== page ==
TikTok released updated community guidelines on Monday, banning deepfakes of private figures and young people, as its CEO warned against a possible U.S. ban on the Chinese-owned video-sharing app.
The social media giant more clearly spelled out its policy on deepfakes – also known as synthetic media – and said all such posts or manipulated content that show realistic scenes must be labeled to indicate they are fake or have been altered.
Deepfakes of public figures are OK in certain contexts, according to the video-sharing app, including to use for artistic or educational content.
However, they are not OK for political or commercial endorsements.
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TikTok acted to previously ban deepfakes that mislead viewers about real-world events and cause harm.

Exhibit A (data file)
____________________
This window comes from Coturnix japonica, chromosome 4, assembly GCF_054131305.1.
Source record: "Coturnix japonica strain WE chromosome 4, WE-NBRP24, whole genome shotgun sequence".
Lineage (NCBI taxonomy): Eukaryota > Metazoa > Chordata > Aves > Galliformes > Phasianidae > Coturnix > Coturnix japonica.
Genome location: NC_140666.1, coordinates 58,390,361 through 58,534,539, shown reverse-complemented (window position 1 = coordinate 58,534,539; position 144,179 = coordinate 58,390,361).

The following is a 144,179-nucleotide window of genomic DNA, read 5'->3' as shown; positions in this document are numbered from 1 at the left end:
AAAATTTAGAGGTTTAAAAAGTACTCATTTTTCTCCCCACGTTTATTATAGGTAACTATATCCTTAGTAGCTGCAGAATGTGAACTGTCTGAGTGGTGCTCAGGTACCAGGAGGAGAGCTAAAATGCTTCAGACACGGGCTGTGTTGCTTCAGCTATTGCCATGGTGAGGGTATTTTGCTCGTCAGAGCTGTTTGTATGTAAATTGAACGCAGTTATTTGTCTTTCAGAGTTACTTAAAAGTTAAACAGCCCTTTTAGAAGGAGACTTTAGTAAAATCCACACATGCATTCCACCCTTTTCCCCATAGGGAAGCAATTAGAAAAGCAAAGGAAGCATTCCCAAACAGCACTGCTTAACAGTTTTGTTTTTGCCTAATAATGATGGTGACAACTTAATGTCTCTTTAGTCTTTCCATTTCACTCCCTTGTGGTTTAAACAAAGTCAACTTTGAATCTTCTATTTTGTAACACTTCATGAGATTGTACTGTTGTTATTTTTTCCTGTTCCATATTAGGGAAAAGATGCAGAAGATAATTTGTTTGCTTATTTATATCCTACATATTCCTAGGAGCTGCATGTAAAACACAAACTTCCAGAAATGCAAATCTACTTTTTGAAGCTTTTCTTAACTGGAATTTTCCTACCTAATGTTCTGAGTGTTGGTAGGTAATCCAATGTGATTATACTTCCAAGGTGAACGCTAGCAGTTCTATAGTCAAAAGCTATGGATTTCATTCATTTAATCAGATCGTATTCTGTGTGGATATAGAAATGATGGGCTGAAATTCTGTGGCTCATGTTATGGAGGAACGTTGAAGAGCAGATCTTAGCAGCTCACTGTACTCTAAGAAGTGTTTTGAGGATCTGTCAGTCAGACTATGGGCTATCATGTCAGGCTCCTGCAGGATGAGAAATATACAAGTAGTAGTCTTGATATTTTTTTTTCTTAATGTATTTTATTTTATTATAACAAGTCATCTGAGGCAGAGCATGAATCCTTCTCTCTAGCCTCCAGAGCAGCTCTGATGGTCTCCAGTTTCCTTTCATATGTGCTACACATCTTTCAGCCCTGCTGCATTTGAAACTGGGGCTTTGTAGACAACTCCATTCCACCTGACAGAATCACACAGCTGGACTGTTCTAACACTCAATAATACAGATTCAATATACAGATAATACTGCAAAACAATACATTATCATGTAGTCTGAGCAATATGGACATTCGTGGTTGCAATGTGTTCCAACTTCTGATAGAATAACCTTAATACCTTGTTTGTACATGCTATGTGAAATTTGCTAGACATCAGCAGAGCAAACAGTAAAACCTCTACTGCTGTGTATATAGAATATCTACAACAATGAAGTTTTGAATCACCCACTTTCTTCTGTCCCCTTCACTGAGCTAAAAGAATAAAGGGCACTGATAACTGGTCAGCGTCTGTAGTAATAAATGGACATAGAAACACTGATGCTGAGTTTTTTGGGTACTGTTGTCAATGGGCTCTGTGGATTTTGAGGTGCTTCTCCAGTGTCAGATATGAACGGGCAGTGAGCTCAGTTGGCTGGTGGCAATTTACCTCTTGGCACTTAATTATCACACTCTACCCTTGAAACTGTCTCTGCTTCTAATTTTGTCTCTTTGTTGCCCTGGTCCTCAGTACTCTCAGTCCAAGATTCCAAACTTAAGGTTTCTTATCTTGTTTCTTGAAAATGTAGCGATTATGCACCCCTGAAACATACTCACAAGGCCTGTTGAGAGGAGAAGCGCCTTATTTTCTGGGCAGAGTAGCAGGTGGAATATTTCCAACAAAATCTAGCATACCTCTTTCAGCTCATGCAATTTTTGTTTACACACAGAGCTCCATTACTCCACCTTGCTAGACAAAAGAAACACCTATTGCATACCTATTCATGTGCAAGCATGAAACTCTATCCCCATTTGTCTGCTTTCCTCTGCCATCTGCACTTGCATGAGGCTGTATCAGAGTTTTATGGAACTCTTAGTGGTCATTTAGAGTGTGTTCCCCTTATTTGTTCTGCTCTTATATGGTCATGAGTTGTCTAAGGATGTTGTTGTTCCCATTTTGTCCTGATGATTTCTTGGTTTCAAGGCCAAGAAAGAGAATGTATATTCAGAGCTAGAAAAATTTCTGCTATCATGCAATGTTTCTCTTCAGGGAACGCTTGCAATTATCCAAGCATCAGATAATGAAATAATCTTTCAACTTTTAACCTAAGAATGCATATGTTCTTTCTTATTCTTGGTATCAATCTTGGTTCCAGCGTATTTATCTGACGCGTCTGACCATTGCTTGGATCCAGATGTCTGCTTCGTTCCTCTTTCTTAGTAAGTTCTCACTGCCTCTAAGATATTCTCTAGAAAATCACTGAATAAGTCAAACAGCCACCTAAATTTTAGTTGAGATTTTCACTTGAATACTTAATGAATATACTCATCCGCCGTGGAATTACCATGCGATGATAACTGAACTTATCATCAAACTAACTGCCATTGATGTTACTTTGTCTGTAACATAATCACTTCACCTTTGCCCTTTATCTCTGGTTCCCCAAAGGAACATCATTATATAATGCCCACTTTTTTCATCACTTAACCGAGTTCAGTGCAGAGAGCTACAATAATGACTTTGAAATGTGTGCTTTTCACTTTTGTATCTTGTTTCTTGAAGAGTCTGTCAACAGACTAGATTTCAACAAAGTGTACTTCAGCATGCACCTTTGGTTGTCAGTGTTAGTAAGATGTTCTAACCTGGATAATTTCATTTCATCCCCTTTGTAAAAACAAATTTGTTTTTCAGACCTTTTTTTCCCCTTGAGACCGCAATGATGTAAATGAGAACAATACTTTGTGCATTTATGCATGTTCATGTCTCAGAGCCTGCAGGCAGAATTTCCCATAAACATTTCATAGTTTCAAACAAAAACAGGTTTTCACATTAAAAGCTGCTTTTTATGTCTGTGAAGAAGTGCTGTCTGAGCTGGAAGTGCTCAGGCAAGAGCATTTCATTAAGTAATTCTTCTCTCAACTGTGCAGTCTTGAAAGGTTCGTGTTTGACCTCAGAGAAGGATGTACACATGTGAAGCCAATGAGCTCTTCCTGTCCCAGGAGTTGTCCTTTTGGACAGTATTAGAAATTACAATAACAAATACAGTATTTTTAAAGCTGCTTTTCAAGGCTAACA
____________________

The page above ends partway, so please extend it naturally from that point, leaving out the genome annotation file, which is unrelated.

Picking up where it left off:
For the first time, TikTok shared its eight community principles that it said would help users to understand how its employees work to keep the platform safe and build trust.
“These principles are based on our commitment to uphold human rights and aligned with international legal frameworks,” said Julie de Bailliencourt, TikTok’s global head of product policy.
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To inform the updates, TikTok explained that it had consulted more than 100 organizations and community members across the globe.
The guidelines, which were repackaged from TikTok’s existing rules, will take effect on April 21.
U.S. lawmakers on Thursday grilled TikTok CEO Shou Zi Chew over data security and harmful content, responding skeptically during a tense committee hearing to his assurances that the hugely popular video-sharing app prioritizes user safety and should not be banned.
The Associated Press contributed to this report.